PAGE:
Trevi Fountain

Free things to do in Rome – Itinerary in one day

Rome is a fantastic city with a lot to offer and incredible things to do: churches, museums, squares, and fountains. There is then a wide choice of free things to do if you’re traveling on a budget. Here’s a list of some of the best free attractions if you are going to be in Rome only for one or two days. This itinerary is doable on foot.

A good number of Rome’s famous sights that are free of charge is churches and that includes Saint Peter’s Basilica.

1. Explore Saint Peter’s Basilica

One of the largest churches in the world (nearly 2,500 square), Saint Peter’s Basilica is part of the smallest independent city-state in the world, Vatican City. An architectural wonder with the imposing Saint Peter’s Square, Saint Peter’s Basilica is completely free of charge. On the contrary, a ticket is required to walk up to the dome (10 Euros). This church houses celebrated masterpieces such as Michelangelo’s Pietà and Bernini’s Throne of Saint Peter and the Baldachin over Saint Peter’s tomb. Allow yourselves at least 30 minutes to go through security checks in Saint Peter’s Square. The visit to the Papal Tombs under Saint Peter’s is also free of charge.

The basilica is open from 7 AM till 7 PM in the summer. Best to bring something to cover your shoulders and knees if visiting over the summer.

If interested in skipping the lines and adding a visit to the Vatican Museums and Sistine Chapel, see my Vatican Museums with Sistine and Saint Peter’s Basilica tour here:

2. Stroll to Castel Sant’Angelo

After visiting Saint Peter’s Basilica, you may walk to reach Castel Sant’Angelo and soak its incredible view from the outside. The castle’s name derives from the angel statue on its summit. According to legend, the Archangel Michael was seen brandishing a sword at end of a procession in the VI century AD to announce the end of a plague. Before becoming a castle, Castel Sant’Angelo was the tomb of emperor Hadrian (II c. AD). The outside, with all its stratifications, is quite impressive. The bridge over the Tiber offers a beautiful view of the Basilica of Saint Peter and the city of Rome. It was decorated with a series of angels (sculpted by Bernini’s collaborators) that accompany the pilgrims to the tomb of Saint Peter. The interior of Castel Sant’Angelo is a museum, open from 9:00 AM to 7:30 PM (12 Euros per ticket).

3. Roam around Piazza Navona

At this point, you’re literally a stone’s throw away from Piazza Navona. Piazza Navona is one of Rome’s most beautiful squares with its notorious baroque Fountain of the 4 River Gods in the center and the imposing architecture of the Church of Santa Agnese in Agone. 2000 years ago Piazza Navona was a stadium, used for athletic competitions and music/poetry contests. If you have time, hop inside the Church of Sant’Agnese for free. If interested in finding out more about Piazza Navona and its obelisk, look at my tour of Downtown Rome:

4. Admire the Pantheon

Among the most famous free things to do in Rome, we must remember the Pantheon. A beautifully preserved temple, the Pantheon was originally built by Agrippa around 27-25 BC. Its present version is a reconstruction finished in the times of Hadrian (II century AD).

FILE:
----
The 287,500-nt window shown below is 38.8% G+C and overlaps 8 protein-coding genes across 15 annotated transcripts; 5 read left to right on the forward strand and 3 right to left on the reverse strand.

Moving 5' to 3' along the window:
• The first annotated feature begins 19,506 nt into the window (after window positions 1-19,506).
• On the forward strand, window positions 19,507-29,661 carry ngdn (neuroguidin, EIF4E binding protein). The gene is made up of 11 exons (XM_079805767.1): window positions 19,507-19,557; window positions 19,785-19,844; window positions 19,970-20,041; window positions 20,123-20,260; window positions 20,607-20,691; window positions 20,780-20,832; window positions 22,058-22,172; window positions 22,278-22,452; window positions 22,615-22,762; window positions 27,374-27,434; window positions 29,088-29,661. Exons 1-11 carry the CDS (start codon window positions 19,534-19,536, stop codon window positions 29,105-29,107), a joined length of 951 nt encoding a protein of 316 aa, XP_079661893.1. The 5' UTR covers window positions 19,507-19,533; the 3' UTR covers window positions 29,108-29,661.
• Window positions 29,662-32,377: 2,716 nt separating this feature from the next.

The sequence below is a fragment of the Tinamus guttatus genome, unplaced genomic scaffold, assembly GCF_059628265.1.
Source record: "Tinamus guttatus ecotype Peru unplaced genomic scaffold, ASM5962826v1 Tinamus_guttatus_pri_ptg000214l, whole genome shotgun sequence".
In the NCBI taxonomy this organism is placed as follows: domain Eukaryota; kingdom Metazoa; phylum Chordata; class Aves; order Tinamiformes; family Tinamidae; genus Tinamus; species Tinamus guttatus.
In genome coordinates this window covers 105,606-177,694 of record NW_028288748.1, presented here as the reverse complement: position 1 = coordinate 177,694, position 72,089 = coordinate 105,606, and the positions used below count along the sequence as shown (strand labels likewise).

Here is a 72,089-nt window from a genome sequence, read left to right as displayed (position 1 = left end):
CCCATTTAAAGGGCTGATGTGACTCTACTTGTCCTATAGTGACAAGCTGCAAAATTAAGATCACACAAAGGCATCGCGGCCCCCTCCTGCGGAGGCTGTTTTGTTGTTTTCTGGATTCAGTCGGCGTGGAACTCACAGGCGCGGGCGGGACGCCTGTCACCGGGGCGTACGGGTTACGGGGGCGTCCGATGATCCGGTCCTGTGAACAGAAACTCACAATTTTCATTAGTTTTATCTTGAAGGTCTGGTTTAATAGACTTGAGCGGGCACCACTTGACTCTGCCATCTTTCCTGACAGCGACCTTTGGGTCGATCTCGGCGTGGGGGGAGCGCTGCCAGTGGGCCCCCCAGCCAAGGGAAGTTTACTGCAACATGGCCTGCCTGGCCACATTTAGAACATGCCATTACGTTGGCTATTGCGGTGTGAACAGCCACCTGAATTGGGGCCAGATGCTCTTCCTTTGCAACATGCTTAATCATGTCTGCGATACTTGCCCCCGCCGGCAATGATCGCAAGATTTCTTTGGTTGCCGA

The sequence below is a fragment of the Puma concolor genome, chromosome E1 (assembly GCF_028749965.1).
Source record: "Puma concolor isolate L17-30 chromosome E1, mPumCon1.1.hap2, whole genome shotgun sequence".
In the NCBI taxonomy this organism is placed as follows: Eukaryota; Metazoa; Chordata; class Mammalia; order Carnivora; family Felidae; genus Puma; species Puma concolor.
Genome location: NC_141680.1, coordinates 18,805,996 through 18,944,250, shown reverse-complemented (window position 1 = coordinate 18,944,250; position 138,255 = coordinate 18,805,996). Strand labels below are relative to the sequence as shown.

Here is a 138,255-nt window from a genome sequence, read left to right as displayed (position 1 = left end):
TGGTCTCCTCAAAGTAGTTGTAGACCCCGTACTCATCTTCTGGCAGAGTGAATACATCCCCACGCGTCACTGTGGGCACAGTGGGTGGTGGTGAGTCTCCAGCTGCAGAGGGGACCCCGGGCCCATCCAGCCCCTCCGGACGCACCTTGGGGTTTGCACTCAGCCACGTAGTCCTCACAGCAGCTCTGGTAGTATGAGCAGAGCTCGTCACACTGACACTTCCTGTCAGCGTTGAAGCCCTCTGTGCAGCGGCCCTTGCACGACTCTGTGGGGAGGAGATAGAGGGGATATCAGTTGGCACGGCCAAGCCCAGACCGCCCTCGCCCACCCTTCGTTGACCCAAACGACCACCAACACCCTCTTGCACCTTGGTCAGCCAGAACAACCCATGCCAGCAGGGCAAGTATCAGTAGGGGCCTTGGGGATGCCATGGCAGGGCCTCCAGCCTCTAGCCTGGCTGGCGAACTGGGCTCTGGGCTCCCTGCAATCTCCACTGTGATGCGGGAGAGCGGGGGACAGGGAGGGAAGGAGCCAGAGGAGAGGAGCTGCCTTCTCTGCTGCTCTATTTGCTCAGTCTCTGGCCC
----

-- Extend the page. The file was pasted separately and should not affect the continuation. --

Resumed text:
Walk inside the Pantheon to admire the largest unreinforced concrete dome ever built and one of the few bronze doors still preserved from antiquity in Rome. FYI, the Pantheon is a church and cannot be visited during mass hours. Mass hours: Sun/Religious Holidays at 10.30 AM and Sat at 5 PM. Over the weekends, a reservation is required but it’s still free of charge here:

5. Marvel at the ceiling in the Church of Saint’Ignatius

One of Rome’s famous churches is dedicated to Saint Ignatius of Loyola, the founder of the Jesuits. This opulent late 17th church offers a free view over an illusionistic painted ceiling. The paintings show another church that seems to be built on top of the nave. And don’t forget to examine the dome for a surprise

6. Toss a coin in the Trevi Fountain

A trip to Rome cannot be taken without a stroll to the Trevi Fountain. This late baroque fountain attracts thousands of visitors who want to make sure to come back to Rome by tossing a coin in the fountain. Expect then large crowds in a small space but it’s totally worth it!

7. Piazza Venezia and the Capitoline Hill

From here you may continue to Piazza Venezia to see the Vittoriano, one of Rome’s iconic buildings, the monument to the first king of a unified Italy, Vittorio Emanuele, who died in 1878. The Vittoriano sits on one of Rome’s seven hills, the Campidoglio or Capitoline Hill. Just past the building, enjoy a stroll over Michelangelo’s staircase to admire the design of the square on top of the hill. Here you’ll see the incredible ancient Roman statues that decorate the piazza (the original of Marcus Aurelius on horseback is inside the Capitoline Museums). Then, walk behind the central Palazzo Senatorio to soak up the view of the ancient city center, the Roman Forum, with its temples and the Colosseum in the distance. Recommended for pictures at sunset. On the Capitoline Hill you’ll find one of Rome’s most famous and ancient public museum, the Capitoline Museums. For a guided tour of the Capitoline Museums and Capitoline Hill, read about my tour here:

8. Pay tribute to Michelangelo’s Moses

Michelangelo’s Moses is 1 km away from Piazza del Campidoglio in the church of San Pietro in Vincoli. Michelangelo worked for many years on the tomb of pope Julius II, (the pope who commissioned the Sistine Chapel’s ceiling), something he’ll refer to as the drama of his life. The final tomb is quite different than what Michelangelo had envisaged but his Moses is one of the artist’s most striking sculptures.

Chiesa di San Pietro in Vincoli, opening hours: 8 AM till noon and 3-7 PM.